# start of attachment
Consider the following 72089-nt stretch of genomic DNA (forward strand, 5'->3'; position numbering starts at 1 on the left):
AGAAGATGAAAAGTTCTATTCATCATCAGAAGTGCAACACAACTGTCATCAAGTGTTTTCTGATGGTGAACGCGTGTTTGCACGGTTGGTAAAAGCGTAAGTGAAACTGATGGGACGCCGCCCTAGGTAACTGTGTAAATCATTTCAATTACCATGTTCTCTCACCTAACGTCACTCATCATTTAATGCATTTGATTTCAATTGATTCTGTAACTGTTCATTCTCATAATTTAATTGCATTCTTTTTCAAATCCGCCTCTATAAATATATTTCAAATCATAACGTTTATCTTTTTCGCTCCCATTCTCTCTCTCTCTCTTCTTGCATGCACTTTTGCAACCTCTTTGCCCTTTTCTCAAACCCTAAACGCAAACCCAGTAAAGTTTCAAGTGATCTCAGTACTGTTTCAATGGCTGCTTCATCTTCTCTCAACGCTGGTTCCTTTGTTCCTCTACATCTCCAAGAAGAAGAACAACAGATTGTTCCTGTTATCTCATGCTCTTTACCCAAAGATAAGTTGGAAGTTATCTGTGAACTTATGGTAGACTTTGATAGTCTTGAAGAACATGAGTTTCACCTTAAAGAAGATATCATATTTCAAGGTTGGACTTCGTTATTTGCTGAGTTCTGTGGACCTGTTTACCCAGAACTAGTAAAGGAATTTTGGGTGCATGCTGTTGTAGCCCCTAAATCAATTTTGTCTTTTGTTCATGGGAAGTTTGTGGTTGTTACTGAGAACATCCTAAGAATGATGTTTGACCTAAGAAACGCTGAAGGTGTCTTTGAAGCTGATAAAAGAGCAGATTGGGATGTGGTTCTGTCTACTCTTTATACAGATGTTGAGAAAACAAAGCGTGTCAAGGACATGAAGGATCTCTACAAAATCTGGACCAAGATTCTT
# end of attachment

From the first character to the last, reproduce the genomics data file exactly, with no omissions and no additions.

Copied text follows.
Consider the following 72089-nt stretch of genomic DNA (forward strand, 5'->3'; position numbering starts at 1 on the left):
AGAAGATGAAAAGTTCTATTCATCATCAGAAGTGCAACACAACTGTCATCAAGTGTTTTCTGATGGTGAACGCGTGTTTGCACGGTTGGTAAAAGCGTAAGTGAAACTGATGGGACGCCGCCCTAGGTAACTGTGTAAATCATTTCAATTACCATGTTCTCTCACCTAACGTCACTCATCATTTAATGCATTTGATTTCAATTGATTCTGTAACTGTTCATTCTCATAATTTAATTGCATTCTTTTTCAAATCCGCCTCTATAAATATATTTCAAATCATAACGTTTATCTTTTTCGCTCCCATTCTCTCTCTCTCTCTTCTTGCATGCACTTTTGCAACCTCTTTGCCCTTTTCTCAAACCCTAAACGCAAACCCAGTAAAGTTTCAAGTGATCTCAGTACTGTTTCAATGGCTGCTTCATCTTCTCTCAACGCTGGTTCCTTTGTTCCTCTACATCTCCAAGAAGAAGAACAACAGATTGTTCCTGTTATCTCATGCTCTTTACCCAAAGATAAGTTGGAAGTTATCTGTGAACTTATGGTAGACTTTGATAGTCTTGAAGAACATGAGTTTCACCTTAAAGAAGATATCATATTTCAAGGTTGGACTTCGTTATTTGCTGAGTTCTGTGGACCTGTTTACCCAGAACTAGTAAAGGAATTTTGGGTGCATGCTGTTGTAGCCCCTAAATCAATTTTGTCTTTTGTTCATGGGAAGTTTGTGGTTGTTACTGAGAACATCCTAAGAATGATGTTTGACCTAAGAAACGCTGAAGGTGTCTTTGAAGCTGATAAAAGAGCAGATTGGGATGTGGTTCTGTCTACTCTTTATACAGATGTTGAGAAAACAAAGCGTGTCAAGGACATGAAGGATCTCTACAAAATCTGGACCAAGATTCTT